So, for hours and hours on end, by carefully watching the circus video that had inspired her, she taught herself to contort. To get an idea just how difficult this is, try balancing on nothing but your chin while wrapping the rest of your body into a C. 

Well, after just a week of this, Urangoo was ready to present her new skill to her parents. Who were frightened of what they saw. Wouldn't their daughter would hurt herself? Shouldn't this sort of livelihood be left to the professionals? But Urangoo pressed on for her parents' approval, learning more complicated contortion tricks until, finally, she was granted their blessing. "I saw in my daughter real ability and talent," her mother Oyunbadam, then 32, said.

So, the family did what nobody does in their difficult situation. They packed up the kids and moved to Ulaanbaatar, the capital city of Mongolia. This was no small task. Not only did Oyunbadam and her husband have almost no money, but they didn't have any transportation either. But never mind. Gathering their belongings, they hopped on a reindeer and rode it to the nearest town, eventually making it four days later to the big city.

Once they did, they found themselves in a predicament. Not only is Ulaanbaatar expensive, but it is very, very cold, and this nomadic reindeer-herding family from the remote countryside could only afford to live in a traditional ger (or yurt). Gers don't have running water, and few have electricity. On top of that, Urangoo's parents could not find work. Back home in the Taiga countryside, Urangoo's mother had been the region's very last teacher of Tuva, the language of the Reindeer People. Tuva is a unique and dying language, which bears no resemblance whatsoever to the Mongolian language. For example, Oyunbadam proudly told me, "Sain bain uu" is 'hello' in Mongolian, while it is "Eghi" in Tuva. In other words, she'd given up her own dream in order to make her daughter's dream come true. And as for Urangoo's father, he was about to pay the ultimate price to help Urangoo; he would pay with his own life.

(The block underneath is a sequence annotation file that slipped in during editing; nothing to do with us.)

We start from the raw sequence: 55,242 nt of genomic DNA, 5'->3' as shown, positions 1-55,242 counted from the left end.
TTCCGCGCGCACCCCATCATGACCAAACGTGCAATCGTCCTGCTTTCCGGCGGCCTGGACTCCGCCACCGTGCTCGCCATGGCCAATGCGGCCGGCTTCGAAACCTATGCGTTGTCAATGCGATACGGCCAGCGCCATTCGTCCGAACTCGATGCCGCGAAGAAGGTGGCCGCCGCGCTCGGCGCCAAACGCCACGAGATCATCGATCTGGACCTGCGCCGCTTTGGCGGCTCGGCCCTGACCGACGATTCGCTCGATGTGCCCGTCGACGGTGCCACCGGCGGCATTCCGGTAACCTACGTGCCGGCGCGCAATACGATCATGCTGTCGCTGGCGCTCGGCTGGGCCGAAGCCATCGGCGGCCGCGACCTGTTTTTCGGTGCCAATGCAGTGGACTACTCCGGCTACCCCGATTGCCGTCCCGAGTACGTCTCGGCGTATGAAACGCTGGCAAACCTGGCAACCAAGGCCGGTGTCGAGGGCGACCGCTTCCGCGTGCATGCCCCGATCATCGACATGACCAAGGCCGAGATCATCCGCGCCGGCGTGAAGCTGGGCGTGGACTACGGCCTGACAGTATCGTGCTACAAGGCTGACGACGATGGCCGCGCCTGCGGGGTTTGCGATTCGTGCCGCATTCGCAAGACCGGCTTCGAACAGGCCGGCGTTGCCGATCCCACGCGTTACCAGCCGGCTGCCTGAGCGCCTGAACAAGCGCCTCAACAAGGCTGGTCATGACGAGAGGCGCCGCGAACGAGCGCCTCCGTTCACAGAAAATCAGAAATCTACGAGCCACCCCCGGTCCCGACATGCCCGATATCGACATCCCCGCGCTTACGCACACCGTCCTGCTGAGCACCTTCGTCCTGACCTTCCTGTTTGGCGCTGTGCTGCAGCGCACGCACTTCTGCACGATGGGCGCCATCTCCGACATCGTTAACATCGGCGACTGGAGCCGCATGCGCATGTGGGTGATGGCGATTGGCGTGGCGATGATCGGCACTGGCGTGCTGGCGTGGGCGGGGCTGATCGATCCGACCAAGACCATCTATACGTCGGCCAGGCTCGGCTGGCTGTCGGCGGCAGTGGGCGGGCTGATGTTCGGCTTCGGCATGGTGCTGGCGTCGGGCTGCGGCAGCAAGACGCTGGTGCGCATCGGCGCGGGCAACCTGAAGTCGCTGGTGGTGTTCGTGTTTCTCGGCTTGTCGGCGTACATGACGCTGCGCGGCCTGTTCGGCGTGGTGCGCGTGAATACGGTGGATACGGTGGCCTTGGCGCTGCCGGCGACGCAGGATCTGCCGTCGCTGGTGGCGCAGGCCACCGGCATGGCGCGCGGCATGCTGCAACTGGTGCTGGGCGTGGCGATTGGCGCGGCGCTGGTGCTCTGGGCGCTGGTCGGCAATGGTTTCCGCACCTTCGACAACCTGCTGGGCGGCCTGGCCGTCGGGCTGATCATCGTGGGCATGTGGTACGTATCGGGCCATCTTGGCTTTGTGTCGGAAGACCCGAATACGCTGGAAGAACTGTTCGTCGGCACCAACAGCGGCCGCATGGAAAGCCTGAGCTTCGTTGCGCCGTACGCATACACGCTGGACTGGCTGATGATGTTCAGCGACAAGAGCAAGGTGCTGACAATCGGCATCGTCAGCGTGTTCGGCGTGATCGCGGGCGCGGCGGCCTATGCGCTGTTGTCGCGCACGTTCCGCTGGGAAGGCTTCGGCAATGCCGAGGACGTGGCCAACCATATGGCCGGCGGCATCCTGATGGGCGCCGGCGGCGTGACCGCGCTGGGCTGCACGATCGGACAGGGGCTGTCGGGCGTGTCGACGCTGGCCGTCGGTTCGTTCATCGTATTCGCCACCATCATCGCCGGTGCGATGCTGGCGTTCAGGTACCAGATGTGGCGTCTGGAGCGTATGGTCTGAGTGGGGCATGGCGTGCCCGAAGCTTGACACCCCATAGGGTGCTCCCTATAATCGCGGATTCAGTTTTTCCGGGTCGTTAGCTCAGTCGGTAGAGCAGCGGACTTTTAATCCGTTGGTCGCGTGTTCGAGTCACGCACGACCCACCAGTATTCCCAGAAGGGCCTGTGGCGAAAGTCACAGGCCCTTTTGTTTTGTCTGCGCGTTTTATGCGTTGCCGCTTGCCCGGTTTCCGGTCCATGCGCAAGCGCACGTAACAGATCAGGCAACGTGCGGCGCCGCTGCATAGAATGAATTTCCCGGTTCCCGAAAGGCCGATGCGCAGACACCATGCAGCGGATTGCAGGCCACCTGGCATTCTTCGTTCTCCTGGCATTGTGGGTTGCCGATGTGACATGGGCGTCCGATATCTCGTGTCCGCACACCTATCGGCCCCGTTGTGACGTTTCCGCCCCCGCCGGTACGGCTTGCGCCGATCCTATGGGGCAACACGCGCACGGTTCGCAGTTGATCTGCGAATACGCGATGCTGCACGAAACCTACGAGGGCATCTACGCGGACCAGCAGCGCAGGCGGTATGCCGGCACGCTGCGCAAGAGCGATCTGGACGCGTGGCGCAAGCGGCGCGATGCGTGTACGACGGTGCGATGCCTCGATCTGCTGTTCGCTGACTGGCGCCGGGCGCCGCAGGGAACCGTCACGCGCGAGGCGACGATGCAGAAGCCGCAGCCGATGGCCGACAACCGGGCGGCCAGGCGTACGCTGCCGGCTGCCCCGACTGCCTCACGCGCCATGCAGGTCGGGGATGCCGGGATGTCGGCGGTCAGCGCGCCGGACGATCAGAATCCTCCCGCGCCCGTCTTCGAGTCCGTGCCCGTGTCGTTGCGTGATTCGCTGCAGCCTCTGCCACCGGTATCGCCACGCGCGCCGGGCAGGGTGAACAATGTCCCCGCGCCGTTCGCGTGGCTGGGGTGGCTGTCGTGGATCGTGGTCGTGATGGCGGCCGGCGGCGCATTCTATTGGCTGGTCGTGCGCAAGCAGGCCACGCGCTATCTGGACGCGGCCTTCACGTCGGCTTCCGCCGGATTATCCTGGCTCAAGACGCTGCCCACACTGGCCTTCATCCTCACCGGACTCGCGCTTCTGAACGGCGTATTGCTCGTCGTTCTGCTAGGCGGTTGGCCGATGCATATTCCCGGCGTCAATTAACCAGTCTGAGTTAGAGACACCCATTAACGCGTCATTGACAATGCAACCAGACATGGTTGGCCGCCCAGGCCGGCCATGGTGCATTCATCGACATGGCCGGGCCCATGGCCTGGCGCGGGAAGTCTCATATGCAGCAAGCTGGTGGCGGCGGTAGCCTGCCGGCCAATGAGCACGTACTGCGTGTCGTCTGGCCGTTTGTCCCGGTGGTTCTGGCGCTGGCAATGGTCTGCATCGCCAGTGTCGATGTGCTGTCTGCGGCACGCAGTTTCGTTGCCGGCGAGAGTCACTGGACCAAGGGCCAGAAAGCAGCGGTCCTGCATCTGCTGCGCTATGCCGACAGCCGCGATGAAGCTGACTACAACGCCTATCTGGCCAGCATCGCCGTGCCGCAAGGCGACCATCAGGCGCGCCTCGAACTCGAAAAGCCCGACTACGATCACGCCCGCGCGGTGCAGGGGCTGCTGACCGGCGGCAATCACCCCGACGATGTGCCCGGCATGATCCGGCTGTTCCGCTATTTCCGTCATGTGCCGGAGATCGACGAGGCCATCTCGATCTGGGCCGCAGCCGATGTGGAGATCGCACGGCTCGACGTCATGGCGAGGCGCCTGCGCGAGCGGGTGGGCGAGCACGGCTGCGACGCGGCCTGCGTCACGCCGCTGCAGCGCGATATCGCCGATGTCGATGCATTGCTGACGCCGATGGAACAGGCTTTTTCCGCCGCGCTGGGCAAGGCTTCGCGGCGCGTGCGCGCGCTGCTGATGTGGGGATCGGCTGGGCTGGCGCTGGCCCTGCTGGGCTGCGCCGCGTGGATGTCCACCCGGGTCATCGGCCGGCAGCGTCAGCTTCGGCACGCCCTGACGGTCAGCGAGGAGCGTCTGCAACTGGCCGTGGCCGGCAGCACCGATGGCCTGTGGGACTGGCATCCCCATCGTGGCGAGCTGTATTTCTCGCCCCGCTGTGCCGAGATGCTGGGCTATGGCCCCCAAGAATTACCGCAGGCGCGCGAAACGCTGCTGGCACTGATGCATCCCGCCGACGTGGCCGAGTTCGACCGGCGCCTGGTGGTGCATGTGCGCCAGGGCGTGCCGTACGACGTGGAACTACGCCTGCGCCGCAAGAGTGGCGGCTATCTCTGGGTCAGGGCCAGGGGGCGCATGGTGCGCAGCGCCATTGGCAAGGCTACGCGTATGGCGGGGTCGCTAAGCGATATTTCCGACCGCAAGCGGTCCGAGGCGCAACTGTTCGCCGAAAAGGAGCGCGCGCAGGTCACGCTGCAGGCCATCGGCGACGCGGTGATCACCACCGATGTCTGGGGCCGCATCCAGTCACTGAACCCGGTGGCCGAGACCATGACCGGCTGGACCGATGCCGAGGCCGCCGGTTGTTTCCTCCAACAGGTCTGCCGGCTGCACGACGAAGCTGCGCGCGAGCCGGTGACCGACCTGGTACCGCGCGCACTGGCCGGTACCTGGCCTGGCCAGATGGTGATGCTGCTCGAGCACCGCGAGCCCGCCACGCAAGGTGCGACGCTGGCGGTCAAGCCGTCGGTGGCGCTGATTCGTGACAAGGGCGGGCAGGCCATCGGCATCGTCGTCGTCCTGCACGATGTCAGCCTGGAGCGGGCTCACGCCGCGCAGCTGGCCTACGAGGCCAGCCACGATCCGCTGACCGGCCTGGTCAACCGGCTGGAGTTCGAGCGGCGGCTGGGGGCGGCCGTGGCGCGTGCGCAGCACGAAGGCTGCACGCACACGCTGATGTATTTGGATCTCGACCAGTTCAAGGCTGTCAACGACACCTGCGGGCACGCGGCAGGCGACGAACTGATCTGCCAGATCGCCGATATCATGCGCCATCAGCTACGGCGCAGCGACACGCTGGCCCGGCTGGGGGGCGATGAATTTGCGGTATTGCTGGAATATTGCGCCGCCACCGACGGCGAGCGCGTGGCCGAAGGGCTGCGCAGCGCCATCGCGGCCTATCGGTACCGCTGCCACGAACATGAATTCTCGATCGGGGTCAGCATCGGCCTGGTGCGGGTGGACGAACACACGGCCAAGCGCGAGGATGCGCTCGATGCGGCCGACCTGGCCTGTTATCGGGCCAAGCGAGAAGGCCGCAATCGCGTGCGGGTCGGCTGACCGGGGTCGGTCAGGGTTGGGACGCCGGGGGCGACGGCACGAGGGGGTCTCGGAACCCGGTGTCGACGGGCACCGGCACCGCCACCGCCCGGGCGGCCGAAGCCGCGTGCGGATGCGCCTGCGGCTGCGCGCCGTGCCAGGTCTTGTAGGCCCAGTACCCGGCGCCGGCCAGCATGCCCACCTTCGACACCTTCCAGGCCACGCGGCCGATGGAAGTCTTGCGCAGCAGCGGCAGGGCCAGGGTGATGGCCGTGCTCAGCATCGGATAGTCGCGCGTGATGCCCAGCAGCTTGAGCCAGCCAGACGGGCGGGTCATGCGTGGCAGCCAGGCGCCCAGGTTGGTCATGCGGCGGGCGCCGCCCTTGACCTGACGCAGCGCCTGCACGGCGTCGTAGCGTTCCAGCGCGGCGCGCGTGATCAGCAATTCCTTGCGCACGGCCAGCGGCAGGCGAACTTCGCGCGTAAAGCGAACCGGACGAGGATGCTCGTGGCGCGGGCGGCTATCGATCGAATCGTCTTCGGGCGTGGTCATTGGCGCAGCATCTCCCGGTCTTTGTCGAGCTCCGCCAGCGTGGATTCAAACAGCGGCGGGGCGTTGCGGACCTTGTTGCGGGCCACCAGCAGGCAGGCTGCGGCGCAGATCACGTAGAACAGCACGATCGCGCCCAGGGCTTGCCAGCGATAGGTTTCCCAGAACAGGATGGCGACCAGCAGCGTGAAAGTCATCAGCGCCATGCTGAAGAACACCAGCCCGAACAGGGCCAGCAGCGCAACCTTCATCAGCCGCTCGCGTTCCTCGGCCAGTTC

But, for a little while anyway, things were looking up. By 2007, Urangoo had been entered into circus school in Ulaanbaatar, where she was learning how to contort, trapeze, and acrobat. And by January 2008, she was competing in her first national contortion championship. One night that month, while temperatures dipped into the minus 30s, Urangoo performed inside while her parents waited outside for her, shivering. According to Oyunbadam, she and her husband were not permitted to attend Urangoo's competition because they looked too poor. But that didn't stop Urangoo's father from beaming tearfully with pride for his daughter. "She's performing in a big, glass building. I can hardly believe it," Oyunbadam recalls her husband saying that night. And that night, Urangoo won her first national gold medal.

video
Video of Urangoo contorting, with her mother watching on

Still though, Urangoo's father needed work. His daughter required a contortion costume that they simply could not afford on Oyunbadam's meager salary, even though she'd finally found a steady job. So, he made a difficult decision to work illegally in the mines. Illegal mining is common in Mongolia, and has become much more common in recent years with the arrival of mining companies and the wealth they promise. Because Urangoo's father wanted to make just a little bit of money, enough, say, to buy a contortion costume for his daughter, he snuck into the mines to pan just enough gold to pay the bills. Once he'd done so, he left the mines with his booty in hand. No sooner than he did, he was robbed and murdered.

When word of her husband's death reached her, Oyunbadam lost hope. Without him, and with three children to feed, she wanted to go home to the Taiga, to her people. "I was lost," she said. "I didn't know how to live anymore, so I gave up." But her new colleagues and boss urged her on, and she eventually decided to stay with her children in the capital so that Urangoo could continue to contort.

And this is where their story both ends and begins. Urangoo is 13 years old now, and her mother is 39. They still live in a ger in Ulaanbaatar. Oyunbadam has two other children, and a disabled niece whom she cares for. With five mouths to feed, money is very, very tight in their one-room home. Urangoo is now with the Mongolian National Circus, and she dreams of performing internationally. And Oyunbadam dreams of one day returning to the Taiga to teach the language that she so loves, the Tuva. The death of their husband and father is a burden to both of them, but also a reminder that they must carry on. 


Incredibly, Urangoo may be coming to the US to perform contortion! On Feb 28th and Mar 2nd, she's hoping to be at the Arlington Artisphere and the Kennedy Center as part of a film screening and a performance of Mongolian talent. In fact, the film is what's made all this possible. Santis Productions' coming "Mongolia: Mining Challenges a Civilization" is what brought together those of us interested in helping Urangoo. In the film, Executive Producer Ed Nef goes to Mongolia to seek greater understanding of the impact of the mining boom on Mongolia, as well as the dangers of gold-panning, which is how Urangoo's father died. 

Want to help Urangoo? Share this story. Right now, she needs all the publicity she can get.